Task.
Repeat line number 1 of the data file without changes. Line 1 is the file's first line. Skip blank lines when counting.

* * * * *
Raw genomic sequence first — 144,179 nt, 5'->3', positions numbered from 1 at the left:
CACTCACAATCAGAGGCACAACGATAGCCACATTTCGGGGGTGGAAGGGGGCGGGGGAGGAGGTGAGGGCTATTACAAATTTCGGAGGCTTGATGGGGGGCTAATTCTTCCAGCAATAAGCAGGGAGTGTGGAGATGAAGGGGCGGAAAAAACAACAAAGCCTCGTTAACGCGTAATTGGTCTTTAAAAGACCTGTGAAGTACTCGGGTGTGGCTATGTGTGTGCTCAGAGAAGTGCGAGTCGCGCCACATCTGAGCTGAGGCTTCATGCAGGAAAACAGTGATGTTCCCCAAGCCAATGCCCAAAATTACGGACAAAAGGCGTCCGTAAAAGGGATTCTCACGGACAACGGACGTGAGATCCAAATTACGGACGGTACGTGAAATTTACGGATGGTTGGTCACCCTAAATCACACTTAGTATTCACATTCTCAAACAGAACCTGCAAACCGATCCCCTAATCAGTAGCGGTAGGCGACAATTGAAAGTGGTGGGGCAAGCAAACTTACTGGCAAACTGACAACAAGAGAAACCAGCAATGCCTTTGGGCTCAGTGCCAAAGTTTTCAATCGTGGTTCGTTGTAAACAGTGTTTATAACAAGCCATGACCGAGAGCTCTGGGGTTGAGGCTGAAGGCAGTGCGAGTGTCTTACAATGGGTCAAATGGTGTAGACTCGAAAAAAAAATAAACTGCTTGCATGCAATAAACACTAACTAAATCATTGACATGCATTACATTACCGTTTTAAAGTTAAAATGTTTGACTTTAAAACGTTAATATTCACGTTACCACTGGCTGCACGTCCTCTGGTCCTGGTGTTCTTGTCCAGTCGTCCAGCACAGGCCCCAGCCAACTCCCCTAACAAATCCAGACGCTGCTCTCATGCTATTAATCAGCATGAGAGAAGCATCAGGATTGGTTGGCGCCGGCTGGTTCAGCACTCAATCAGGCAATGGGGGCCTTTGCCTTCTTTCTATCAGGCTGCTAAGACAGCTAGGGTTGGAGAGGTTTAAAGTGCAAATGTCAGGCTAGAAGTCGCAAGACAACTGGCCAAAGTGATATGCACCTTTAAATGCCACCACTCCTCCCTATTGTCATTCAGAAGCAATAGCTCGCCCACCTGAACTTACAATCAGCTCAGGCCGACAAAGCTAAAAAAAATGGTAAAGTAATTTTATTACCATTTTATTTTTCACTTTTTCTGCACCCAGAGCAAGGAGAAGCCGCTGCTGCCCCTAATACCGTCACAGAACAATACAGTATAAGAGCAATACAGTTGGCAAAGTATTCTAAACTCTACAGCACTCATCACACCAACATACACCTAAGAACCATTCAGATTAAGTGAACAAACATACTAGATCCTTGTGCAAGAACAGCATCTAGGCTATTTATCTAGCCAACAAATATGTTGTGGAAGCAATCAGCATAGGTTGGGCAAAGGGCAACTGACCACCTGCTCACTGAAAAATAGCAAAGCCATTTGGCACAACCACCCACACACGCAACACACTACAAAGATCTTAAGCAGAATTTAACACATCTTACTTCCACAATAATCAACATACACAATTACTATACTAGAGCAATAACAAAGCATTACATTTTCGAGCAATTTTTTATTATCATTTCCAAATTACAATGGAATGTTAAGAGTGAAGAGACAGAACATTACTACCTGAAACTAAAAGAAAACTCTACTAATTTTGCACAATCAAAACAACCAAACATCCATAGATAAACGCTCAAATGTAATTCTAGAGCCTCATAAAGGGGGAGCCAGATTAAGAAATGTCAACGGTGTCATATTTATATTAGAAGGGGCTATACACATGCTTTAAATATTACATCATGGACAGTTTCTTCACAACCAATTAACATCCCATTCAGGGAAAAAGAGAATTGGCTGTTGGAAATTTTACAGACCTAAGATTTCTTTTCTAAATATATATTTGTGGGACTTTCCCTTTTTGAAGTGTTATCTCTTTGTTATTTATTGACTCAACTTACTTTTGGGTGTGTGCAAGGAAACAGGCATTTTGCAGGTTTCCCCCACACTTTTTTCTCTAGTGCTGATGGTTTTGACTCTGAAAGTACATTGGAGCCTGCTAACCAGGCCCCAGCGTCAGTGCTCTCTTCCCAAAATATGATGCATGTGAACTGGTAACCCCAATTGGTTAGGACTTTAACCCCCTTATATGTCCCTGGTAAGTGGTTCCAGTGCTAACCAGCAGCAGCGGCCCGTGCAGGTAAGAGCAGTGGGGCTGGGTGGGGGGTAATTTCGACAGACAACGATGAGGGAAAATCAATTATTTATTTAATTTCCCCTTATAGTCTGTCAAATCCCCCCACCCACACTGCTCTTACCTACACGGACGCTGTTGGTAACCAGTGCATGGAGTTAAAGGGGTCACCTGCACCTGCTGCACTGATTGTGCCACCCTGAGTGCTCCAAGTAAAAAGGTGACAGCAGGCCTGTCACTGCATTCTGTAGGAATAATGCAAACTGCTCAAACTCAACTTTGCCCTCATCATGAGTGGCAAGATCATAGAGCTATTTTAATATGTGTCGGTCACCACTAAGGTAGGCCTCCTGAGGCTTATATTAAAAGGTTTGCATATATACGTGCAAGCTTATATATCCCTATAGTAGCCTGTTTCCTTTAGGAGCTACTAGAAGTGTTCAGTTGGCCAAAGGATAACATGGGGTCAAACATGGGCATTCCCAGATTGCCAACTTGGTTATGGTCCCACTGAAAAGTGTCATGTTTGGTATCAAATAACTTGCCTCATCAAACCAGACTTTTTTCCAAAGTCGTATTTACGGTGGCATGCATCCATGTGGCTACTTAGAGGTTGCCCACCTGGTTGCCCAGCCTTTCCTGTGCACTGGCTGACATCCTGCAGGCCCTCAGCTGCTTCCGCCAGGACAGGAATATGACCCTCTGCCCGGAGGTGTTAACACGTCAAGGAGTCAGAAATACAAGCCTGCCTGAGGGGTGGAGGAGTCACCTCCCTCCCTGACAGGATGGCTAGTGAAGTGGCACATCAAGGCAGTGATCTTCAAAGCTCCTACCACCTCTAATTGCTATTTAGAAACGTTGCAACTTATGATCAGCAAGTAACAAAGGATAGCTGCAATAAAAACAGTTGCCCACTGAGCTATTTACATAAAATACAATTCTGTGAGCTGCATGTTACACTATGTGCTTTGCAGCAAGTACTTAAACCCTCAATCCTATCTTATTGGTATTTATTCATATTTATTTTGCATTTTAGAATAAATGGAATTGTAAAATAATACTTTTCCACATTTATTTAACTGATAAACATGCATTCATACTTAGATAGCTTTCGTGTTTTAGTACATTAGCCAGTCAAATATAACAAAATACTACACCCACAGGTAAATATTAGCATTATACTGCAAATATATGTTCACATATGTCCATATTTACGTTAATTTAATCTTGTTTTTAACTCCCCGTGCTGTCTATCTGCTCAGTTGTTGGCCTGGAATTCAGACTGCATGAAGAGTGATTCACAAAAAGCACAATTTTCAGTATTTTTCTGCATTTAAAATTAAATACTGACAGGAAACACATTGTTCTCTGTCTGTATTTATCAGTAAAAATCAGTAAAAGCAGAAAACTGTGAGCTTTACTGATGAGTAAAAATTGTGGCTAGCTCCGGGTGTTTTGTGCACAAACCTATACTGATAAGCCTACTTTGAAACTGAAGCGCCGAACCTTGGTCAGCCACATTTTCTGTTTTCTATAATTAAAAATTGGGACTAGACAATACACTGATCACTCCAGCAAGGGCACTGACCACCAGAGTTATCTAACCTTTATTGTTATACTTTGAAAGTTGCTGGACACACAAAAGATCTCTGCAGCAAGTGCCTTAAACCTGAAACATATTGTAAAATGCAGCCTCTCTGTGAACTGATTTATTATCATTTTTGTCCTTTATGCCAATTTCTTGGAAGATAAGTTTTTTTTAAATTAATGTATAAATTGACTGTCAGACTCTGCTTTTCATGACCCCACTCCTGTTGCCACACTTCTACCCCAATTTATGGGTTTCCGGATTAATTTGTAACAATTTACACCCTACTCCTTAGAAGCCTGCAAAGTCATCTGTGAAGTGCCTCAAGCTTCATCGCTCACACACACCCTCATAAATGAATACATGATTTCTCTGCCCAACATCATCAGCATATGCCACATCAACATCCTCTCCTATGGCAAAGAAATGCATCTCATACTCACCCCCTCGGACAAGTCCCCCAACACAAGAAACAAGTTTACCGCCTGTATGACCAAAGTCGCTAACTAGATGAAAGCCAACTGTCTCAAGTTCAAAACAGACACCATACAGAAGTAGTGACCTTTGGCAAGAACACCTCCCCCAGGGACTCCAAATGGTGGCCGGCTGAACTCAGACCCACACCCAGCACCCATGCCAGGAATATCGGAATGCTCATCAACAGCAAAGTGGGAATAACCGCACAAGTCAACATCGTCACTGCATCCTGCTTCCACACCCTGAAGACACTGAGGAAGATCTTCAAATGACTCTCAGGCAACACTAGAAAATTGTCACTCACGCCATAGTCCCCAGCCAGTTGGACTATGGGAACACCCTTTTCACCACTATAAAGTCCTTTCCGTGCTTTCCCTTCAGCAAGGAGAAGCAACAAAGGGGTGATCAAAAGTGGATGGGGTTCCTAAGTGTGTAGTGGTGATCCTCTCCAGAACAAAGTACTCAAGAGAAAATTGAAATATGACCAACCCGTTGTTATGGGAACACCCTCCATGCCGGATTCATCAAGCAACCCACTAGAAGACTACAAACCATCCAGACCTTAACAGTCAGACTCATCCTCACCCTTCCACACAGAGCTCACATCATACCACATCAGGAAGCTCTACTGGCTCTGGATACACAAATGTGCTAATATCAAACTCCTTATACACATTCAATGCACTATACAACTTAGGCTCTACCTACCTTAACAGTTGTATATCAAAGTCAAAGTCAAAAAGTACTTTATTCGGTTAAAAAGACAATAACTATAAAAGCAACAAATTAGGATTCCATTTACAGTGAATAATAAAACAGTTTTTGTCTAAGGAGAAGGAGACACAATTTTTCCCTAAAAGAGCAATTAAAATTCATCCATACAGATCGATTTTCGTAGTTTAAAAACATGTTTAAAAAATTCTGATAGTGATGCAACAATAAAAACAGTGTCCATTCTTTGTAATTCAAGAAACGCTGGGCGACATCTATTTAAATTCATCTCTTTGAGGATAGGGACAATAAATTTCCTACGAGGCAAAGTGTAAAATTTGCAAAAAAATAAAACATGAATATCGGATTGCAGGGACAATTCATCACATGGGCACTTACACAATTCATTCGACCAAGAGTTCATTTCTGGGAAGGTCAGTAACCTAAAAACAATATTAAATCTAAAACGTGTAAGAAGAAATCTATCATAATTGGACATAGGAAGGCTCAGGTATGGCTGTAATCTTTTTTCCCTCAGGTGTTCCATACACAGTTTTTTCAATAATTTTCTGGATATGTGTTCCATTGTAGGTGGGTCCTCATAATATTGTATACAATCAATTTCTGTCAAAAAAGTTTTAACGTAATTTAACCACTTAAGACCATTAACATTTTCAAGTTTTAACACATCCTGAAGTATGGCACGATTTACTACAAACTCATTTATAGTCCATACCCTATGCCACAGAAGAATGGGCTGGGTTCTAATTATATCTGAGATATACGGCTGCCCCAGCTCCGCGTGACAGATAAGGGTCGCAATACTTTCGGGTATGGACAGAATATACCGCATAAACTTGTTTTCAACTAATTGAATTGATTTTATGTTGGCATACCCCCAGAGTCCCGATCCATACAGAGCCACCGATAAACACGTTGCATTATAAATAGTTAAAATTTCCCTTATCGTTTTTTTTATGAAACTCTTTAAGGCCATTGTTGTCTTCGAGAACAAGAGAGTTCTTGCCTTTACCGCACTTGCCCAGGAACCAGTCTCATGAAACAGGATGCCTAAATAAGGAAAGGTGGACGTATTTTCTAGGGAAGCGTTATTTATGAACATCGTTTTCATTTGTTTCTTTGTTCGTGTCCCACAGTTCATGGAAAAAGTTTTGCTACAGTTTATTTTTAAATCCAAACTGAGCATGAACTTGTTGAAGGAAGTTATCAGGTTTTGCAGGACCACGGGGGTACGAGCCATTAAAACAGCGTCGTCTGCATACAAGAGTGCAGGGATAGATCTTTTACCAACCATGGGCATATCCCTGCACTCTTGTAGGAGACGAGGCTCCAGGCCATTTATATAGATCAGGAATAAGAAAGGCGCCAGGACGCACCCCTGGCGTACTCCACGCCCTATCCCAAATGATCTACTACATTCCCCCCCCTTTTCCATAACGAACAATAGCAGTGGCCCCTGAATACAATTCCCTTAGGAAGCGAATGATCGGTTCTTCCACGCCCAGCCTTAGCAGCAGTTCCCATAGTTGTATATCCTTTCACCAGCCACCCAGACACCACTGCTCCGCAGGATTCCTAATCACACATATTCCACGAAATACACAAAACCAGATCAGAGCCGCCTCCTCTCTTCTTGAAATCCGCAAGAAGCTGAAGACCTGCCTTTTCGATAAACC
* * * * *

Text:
Raw genomic sequence first — 144,179 nt, 5'->3', positions numbered from 1 at the left: